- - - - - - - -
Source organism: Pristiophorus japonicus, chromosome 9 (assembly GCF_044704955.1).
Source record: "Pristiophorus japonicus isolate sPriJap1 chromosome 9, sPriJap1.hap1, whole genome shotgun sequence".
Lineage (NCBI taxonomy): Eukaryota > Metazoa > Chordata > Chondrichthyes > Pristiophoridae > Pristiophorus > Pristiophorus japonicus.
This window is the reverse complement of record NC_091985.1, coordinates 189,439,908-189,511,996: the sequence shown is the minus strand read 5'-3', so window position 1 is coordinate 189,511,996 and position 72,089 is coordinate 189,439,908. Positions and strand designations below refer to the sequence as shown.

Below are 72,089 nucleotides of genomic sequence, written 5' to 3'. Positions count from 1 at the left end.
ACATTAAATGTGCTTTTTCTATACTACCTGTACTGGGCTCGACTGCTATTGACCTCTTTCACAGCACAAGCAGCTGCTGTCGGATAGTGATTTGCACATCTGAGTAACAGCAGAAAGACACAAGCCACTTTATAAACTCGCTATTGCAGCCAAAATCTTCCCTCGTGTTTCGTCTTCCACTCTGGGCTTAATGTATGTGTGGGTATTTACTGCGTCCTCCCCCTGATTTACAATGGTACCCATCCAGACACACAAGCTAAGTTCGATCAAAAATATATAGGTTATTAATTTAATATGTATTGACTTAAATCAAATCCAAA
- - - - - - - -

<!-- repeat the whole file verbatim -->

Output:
Source organism: Pristiophorus japonicus, chromosome 9 (assembly GCF_044704955.1).
Source record: "Pristiophorus japonicus isolate sPriJap1 chromosome 9, sPriJap1.hap1, whole genome shotgun sequence".
Lineage (NCBI taxonomy): Eukaryota > Metazoa > Chordata > Chondrichthyes > Pristiophoridae > Pristiophorus > Pristiophorus japonicus.
This window is the reverse complement of record NC_091985.1, coordinates 189,439,908-189,511,996: the sequence shown is the minus strand read 5'-3', so window position 1 is coordinate 189,511,996 and position 72,089 is coordinate 189,439,908. Positions and strand designations below refer to the sequence as shown.

Below are 72,089 nucleotides of genomic sequence, written 5' to 3'. Positions count from 1 at the left end.
ACATTAAATGTGCTTTTTCTATACTACCTGTACTGGGCTCGACTGCTATTGACCTCTTTCACAGCACAAGCAGCTGCTGTCGGATAGTGATTTGCACATCTGAGTAACAGCAGAAAGACACAAGCCACTTTATAAACTCGCTATTGCAGCCAAAATCTTCCCTCGTGTTTCGTCTTCCACTCTGGGCTTAATGTATGTGTGGGTATTTACTGCGTCCTCCCCCTGATTTACAATGGTACCCATCCAGACACACAAGCTAAGTTCGATCAAAAATATATAGGTTATTAATTTAATATGTATTGACTTAAATCAAATCCAAA